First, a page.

Twitter With a Twist

For much of the past year, a favorite Silicon Valley parlor game has been hypothesizing on Twitter’s ad model. None have emerged, but that hasn’t stopped brands from reaping the rewards of Twitter’s growing popularity in other, surprising ways.

Brands are going beyond early Twitter efforts focused on customer service, buzz monitoring and contests, to embrace Twitter in its emerging role as a key part of the Internet infrastructure. They use it as a default content-syndication channel, pop-culture icon and real-time content source. What’s more, Twitter’s decision to open its application programming interface (API) has allowed brands to weave Twitter into campaigns, rather than have stand-alone Twitter strategies.

One of the most essential functions Twitter serves is as a real-time source of consumer-to-consumer recommendations. Twitter acknowledged this last November when it changed its prompt from “What are you doing?” to “What’s happening?” For brands, this means Twitter has become a key content-sharing option. Some banner ads, for example, now have a “retweet” button.

Twitter serves a content-sharing role for an initiative Sapient Interactive kicked off for Coca-Cola tied to the World Cup. On its site, Sapient built widgets of information designed for sharing and Twitter lets consumers pass it around. “The real-time aspect is the most interesting,” said Freddie Laker, director of digital strategy at Sapient.

Twitter has been discussed so much that the Global Language Monitor named it 2009 word of the year. New England Confectionery Co. is capitalizing on the zeitgeist with a Valentine’s Day campaign that will use “Tweet me” on its Sweethearts candies. It also has iPhone and Web apps for users to Tweet Sweethearts’ messages to friends. “Marketers had been gravitating towards Facebook, but people are realizing it’s a very cluttered space,” said Chris Pape, cd at Genuine Interactive.

Other marketers using Twitter in a unique way include Tasti D-Lite, which has made it the backbone of a customer loyalty program. It lets users earn extra reward points for broadcasting their purchasing activity on Twitter and mobile social network Foursquare. “People were already talking about Tasti D-Lite on these networks,” said B.J. Emerson, director of information and social technologies at Tasti D-Lite.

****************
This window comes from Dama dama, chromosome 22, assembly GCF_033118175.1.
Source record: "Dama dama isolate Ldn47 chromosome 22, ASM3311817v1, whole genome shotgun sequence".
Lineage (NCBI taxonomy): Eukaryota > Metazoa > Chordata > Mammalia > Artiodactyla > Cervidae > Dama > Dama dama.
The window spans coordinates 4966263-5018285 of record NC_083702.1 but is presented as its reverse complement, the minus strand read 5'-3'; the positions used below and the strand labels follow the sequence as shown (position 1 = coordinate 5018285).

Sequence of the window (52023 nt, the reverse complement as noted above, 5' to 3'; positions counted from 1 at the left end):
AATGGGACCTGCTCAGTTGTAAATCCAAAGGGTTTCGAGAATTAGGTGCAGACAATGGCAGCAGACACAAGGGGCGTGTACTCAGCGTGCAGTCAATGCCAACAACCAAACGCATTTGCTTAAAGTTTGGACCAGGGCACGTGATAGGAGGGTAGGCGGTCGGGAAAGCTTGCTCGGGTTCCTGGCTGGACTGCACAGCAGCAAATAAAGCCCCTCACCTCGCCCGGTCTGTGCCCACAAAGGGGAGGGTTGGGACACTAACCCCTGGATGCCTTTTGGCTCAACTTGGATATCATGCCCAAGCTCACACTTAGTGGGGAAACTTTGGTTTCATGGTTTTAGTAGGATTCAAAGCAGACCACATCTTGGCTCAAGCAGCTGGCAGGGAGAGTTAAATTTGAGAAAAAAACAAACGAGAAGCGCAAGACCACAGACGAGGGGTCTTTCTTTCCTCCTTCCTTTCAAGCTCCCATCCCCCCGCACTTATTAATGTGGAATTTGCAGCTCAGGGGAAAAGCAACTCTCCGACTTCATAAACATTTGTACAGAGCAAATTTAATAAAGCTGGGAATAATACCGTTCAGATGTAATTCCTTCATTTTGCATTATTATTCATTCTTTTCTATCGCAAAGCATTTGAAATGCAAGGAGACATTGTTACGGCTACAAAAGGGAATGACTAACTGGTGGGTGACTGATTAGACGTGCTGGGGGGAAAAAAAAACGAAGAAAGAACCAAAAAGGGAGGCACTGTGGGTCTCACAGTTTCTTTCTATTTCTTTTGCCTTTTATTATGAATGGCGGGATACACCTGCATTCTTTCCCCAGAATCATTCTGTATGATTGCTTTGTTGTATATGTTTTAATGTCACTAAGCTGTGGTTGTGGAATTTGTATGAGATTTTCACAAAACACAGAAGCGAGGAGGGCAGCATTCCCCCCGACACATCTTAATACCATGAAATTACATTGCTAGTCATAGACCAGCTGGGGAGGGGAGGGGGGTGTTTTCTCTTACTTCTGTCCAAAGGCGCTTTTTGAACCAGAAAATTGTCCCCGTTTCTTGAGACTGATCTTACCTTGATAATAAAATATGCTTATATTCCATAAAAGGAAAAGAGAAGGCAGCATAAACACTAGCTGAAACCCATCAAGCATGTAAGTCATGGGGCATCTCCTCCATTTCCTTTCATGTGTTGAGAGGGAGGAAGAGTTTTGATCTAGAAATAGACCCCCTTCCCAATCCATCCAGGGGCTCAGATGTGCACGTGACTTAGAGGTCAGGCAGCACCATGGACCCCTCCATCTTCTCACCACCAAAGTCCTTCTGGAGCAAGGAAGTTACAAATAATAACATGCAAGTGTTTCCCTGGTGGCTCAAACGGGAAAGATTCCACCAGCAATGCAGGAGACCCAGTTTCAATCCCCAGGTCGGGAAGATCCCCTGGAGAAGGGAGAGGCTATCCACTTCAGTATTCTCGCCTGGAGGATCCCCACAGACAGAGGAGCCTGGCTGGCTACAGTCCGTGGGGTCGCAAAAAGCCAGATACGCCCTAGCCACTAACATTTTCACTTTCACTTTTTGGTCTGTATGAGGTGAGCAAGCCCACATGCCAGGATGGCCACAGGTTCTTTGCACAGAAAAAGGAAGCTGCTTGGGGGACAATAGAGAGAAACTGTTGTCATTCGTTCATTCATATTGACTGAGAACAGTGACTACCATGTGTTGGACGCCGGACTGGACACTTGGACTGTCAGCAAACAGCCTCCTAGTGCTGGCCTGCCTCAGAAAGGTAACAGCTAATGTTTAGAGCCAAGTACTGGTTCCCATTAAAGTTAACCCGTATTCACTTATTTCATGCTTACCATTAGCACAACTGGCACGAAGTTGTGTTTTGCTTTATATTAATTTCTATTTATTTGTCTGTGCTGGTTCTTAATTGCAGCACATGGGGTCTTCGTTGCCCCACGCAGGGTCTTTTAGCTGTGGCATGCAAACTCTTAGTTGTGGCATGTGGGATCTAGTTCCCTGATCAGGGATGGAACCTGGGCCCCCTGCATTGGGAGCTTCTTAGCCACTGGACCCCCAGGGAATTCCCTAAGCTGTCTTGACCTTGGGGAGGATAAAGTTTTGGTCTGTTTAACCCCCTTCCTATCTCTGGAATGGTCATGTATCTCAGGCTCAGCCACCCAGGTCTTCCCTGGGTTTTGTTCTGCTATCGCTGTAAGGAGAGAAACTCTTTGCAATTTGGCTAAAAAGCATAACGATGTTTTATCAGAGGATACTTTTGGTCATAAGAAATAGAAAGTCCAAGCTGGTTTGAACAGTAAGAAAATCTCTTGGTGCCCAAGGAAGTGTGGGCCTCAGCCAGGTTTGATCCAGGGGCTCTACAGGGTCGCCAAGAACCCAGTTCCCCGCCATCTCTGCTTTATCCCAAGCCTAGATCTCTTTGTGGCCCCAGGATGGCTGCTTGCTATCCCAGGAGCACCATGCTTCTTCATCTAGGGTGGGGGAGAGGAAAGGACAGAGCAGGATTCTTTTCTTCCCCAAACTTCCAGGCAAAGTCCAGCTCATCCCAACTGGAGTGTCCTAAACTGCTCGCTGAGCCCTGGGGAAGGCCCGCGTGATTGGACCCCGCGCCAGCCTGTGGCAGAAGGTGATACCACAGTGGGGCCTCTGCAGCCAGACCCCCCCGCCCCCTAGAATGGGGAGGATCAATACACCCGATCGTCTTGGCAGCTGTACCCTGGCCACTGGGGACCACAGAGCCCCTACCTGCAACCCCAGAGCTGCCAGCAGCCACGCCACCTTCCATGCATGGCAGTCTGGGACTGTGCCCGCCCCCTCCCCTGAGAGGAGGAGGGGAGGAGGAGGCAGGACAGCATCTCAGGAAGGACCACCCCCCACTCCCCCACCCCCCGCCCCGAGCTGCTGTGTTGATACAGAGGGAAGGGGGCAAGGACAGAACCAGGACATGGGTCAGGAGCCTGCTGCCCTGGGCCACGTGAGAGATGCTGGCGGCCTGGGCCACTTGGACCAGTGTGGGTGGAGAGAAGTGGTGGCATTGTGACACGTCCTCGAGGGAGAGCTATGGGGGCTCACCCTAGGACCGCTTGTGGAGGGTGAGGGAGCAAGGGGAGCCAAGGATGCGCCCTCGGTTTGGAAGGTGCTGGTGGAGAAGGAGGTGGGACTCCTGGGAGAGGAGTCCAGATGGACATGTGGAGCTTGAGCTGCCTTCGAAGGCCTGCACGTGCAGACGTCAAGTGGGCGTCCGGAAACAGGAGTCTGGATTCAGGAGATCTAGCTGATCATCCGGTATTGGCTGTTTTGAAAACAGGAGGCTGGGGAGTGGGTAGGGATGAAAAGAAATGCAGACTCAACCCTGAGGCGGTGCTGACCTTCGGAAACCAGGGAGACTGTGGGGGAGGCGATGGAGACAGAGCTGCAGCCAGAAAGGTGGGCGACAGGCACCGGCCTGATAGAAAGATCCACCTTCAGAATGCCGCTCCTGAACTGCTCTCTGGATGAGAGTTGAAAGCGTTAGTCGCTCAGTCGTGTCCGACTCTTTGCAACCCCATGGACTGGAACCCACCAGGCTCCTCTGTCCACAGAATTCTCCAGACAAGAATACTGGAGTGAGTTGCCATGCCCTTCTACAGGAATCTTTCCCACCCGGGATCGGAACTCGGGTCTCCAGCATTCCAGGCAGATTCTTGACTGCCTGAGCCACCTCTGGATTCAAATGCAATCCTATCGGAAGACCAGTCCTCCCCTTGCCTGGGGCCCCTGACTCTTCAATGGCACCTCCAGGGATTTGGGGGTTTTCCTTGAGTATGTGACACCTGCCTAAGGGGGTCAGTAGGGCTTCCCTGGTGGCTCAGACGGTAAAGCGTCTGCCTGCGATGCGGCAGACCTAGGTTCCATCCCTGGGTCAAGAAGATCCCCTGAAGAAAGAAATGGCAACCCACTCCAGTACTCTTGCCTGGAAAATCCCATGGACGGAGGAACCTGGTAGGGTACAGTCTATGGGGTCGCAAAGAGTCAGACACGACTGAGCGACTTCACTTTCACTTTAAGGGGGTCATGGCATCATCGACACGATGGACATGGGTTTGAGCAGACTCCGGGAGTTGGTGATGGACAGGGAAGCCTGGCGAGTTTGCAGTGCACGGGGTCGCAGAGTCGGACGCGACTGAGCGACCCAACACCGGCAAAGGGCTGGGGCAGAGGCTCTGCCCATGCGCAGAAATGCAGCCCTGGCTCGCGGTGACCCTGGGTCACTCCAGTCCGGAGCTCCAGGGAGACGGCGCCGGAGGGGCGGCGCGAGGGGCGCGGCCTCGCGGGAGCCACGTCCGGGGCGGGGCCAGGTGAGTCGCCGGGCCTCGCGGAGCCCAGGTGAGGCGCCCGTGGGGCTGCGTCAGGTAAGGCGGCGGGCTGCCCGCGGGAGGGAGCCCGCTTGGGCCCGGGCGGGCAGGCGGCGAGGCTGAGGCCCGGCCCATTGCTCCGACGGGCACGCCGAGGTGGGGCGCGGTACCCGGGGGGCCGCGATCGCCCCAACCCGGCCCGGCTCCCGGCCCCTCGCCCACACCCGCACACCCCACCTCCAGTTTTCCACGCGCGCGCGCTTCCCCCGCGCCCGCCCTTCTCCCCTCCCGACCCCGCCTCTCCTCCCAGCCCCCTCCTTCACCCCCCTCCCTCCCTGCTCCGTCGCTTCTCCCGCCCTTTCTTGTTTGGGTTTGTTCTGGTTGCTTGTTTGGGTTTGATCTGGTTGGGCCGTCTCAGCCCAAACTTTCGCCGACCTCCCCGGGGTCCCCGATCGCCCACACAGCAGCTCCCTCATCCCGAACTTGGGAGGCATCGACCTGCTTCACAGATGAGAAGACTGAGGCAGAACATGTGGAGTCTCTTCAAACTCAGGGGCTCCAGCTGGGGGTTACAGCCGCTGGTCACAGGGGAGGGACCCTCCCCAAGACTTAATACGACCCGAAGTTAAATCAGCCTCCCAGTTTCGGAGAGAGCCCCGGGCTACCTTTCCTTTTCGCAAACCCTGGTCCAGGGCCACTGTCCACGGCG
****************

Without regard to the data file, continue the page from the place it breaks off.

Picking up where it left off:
Twitter skeptics point to a stagnant, if not declining, traffic rate. According to Nielsen, received 18.1 million visitors last month, a 579 percent increase from a year earlier, but a 5 percent decrease from November. That doesn’t, however, take into account the many tweeters using third-party tools to update and read tweets.

Popularity debates can obscure the service’s power as a real-time pulse of information and feedback. Twitter already has deals with Microsoft and Google to feed its data into search results. Marketers have waded into the fire hose of information by taking on a curator role. Microsoft, for instance, has sponsored ExecTweets, built by Federated Media. It pulls together Tweets from executives in six industry verticals, from IT to healthcare.

These types of aggregation plays give a Twitter-based initiative far larger reach. Frog Design in San Francisco has created tvChatter, an iPhone app that aggregates discussions around TV shows. (NBC recently linked up with Frog to sponsor tvChatter.) The app is meant to appeal beyond Twitter’s user base by allowing people to see a filtered stream of TV buzz in real time. While users can tweet directly from the app to join the conversation, it’s not required, said Mike Goos, director of product management at Frog. “There’s never the problem of a cold start,” he said. “There’s always some kind of relevant conversation going on.”

The many different uses of Twitter are testament to the platform’s inherent flexibility, with no cost to set up an account and a free API to build brand applications. The downside, according to Shiv Singh, social media lead at Razorfish, is this can lead to a confused strategy, or the lack of one. Many companies, he noted, find themselves with several different Twitter initiatives that lack coherence.

“You have to get your plumbing in order,” he said. “You can’t let these things mushroom.”

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